Los Angeles started a new tourism campaign on Wednesday in an ambitious effort to attract even more visitors from China, which is already the city’s No 1 overseas market.
The “Nihao China” (Hello China)initiative is the brainchild of the Los Angeles Tourism and Convention Board (LA Tourism).
Ernest Wooden, president and CEO of LA Tourism, said the goal is to bring 50 million Chinese visitors to Los Angeles by the year of 2020.
Xi said that the people-to-people communication of tourism is the single most important way to bring down cultural barriers, Wooden recalled.
The “Nihao China” initiative, which has a “Hello LA” counterpart in China to introduce Los Angeles as a destination for Chinese travelers, features a so-called China-Ready certification program for its members.
The program will offer monthly training to its hundreds of prospective members. Topics will include China-Ready essentials, digital marketing for Chinese visitors, recruiting and managing Mandarin-speaking staff and Chinese visitors’ best practices. To qualify for China-Ready certification, a member, hotel or shopping center must attend at least three training sessions.
For restaurants, the certification requires a Chinese language menu. The restaurants have to accept China UnionPay, even though they may refuse the American Express card.
Xinjun Wang, CEO of Ivy Alliance Tourism Consulting, said Los Angeles is the most popular destination for Chinese visitors and certified vendors will be better recognized by Chinese tour operators if they are members of the program.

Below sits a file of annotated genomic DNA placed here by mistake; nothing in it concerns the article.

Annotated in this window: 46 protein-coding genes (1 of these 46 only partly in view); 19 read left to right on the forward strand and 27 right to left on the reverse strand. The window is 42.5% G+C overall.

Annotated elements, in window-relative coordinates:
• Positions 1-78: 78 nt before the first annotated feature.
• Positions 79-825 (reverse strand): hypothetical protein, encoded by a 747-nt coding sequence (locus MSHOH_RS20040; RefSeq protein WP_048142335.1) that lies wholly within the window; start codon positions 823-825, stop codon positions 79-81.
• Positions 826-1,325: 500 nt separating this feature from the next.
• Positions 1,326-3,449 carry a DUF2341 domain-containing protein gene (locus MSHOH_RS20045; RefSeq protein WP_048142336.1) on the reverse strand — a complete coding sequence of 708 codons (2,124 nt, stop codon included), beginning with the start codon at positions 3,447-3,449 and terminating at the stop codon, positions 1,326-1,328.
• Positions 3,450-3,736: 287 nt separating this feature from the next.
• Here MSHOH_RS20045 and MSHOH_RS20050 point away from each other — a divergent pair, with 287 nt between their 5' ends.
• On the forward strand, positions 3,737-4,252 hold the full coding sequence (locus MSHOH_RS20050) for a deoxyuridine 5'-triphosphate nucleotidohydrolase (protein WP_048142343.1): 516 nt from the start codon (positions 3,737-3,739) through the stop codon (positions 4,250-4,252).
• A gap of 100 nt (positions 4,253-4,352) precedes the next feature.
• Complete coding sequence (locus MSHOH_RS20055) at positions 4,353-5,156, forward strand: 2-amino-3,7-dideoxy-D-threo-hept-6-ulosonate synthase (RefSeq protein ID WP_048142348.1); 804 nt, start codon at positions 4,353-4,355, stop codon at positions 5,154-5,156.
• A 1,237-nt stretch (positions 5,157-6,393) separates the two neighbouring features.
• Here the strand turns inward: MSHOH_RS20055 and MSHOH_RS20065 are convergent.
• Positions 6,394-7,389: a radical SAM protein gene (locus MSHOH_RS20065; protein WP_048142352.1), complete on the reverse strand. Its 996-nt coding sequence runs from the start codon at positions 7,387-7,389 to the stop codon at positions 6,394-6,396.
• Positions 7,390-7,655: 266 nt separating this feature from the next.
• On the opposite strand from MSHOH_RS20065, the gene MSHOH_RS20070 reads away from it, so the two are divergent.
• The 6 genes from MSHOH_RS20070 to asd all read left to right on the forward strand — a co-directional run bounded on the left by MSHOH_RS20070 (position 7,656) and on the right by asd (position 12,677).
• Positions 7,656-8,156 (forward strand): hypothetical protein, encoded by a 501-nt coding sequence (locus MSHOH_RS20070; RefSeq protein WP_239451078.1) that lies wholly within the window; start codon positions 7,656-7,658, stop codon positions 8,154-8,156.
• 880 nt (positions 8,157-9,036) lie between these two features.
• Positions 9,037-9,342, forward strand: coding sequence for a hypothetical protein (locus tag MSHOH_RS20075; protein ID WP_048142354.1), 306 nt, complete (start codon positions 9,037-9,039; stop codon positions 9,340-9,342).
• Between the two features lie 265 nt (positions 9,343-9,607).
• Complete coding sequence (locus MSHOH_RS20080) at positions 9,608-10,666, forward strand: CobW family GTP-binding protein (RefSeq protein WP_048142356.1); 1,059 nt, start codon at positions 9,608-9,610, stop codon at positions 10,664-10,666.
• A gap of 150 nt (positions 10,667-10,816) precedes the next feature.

Los Angeles welcomed a record 570,000 visitors from China last year, which is a 21 percent increase over 2012.
On a global scope, “outbound travel from China has increased almost 10 times since 2000, and still less than 8 percent of Chinese own passports”, said Sage Brennan, co-founder of China Luxury Advisors. “Chinese visitors to the US grew by more than 83 percent from 2010 to 2012. Visitation is expected to triple by 2020.”
Statistics show that Chinese spend the second-highest amount of money on the road, an average of more than $6,000 per trip, only after Japanese tourists. In the next 10 years, China is expected to have 260 million more affluent consumers.
Despite the strong growth in visitors from China, many Chinese don’t get to experience the best that Los Angeles has to offer, according to LA Tourism. High-quality Chinese-language information at points of interest is in short supply, and Chinese travelers lack trust and comfort, given their unique habits and preferences, it said.
Los Angeles’ neighbor Orange County started a China Initiative, a similar program, last spring.